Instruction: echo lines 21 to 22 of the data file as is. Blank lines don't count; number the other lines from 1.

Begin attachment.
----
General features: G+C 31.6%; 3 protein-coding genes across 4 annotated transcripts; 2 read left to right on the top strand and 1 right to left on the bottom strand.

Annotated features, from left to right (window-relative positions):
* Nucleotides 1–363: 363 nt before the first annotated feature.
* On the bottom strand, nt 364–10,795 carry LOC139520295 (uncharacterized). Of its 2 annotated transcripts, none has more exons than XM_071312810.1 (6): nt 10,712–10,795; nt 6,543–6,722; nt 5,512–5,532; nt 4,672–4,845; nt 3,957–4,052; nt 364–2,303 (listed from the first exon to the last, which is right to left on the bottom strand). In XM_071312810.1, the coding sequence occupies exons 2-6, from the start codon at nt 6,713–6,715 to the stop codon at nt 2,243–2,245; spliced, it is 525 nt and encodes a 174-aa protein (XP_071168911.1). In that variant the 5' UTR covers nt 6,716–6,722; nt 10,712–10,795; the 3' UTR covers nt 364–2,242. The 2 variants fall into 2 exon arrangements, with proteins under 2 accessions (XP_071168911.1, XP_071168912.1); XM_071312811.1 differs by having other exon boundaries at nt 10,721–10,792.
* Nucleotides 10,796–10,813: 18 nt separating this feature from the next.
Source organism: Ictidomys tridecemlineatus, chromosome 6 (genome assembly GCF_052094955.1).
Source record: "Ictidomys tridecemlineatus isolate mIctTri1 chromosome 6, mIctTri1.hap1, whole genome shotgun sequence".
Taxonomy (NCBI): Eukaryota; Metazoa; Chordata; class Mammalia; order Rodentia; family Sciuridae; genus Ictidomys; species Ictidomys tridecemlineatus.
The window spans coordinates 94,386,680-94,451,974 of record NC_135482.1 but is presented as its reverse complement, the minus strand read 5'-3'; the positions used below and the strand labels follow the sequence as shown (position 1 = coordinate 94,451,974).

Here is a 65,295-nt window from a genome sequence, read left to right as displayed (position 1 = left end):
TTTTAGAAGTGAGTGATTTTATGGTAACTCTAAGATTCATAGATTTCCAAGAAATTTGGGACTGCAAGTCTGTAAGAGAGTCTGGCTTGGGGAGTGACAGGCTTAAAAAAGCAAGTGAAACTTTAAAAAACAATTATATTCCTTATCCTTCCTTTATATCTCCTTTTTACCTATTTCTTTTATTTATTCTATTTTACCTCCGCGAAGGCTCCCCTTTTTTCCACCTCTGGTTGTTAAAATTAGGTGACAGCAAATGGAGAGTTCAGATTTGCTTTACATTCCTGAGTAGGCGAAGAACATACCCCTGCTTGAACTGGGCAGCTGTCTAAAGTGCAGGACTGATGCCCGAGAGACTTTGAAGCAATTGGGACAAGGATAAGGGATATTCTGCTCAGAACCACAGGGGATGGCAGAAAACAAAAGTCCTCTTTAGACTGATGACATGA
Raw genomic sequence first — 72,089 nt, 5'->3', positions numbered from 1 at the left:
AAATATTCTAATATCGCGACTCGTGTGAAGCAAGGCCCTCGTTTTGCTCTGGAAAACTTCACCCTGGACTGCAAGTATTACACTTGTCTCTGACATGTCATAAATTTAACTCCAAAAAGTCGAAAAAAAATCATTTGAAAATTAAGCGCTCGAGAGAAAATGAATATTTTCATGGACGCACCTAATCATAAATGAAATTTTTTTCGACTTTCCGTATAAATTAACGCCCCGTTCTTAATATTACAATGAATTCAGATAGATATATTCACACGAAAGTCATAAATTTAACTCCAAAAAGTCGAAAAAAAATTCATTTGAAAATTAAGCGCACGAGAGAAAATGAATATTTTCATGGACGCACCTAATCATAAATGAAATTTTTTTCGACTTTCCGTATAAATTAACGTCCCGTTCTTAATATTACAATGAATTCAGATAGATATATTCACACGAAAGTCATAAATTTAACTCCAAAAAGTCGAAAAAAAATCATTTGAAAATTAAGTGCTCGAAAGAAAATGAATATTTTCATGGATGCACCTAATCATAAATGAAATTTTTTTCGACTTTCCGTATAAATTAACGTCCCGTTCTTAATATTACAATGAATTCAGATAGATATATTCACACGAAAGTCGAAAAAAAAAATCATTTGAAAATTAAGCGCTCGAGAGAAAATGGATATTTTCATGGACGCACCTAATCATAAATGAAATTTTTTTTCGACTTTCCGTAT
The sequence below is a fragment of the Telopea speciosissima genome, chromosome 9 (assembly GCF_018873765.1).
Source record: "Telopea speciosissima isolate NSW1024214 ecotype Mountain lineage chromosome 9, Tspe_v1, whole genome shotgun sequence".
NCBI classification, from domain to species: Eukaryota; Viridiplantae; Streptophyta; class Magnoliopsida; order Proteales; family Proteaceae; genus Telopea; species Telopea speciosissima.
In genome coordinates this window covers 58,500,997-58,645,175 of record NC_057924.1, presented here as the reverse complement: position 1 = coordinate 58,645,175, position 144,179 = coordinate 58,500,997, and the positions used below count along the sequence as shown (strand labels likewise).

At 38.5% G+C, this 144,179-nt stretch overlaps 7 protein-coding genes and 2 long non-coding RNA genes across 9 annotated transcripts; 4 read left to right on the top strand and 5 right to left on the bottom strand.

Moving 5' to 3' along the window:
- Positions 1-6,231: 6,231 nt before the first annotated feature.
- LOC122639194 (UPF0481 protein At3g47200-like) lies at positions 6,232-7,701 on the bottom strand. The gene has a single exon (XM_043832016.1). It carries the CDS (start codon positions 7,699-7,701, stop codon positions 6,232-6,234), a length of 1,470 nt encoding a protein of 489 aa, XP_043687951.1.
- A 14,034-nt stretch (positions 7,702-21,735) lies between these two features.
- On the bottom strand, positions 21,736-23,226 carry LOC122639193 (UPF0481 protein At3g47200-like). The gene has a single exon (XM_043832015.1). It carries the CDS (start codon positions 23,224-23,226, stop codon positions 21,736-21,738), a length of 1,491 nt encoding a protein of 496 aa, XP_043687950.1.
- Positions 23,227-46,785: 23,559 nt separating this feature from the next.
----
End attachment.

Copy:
- LOC122639194 (UPF0481 protein At3g47200-like) lies at positions 6,232-7,701 on the bottom strand. The gene has a single exon (XM_043832016.1). It carries the CDS (start codon positions 7,699-7,701, stop codon positions 6,232-6,234), a length of 1,470 nt encoding a protein of 489 aa, XP_043687951.1.
- A 14,034-nt stretch (positions 7,702-21,735) lies between these two features.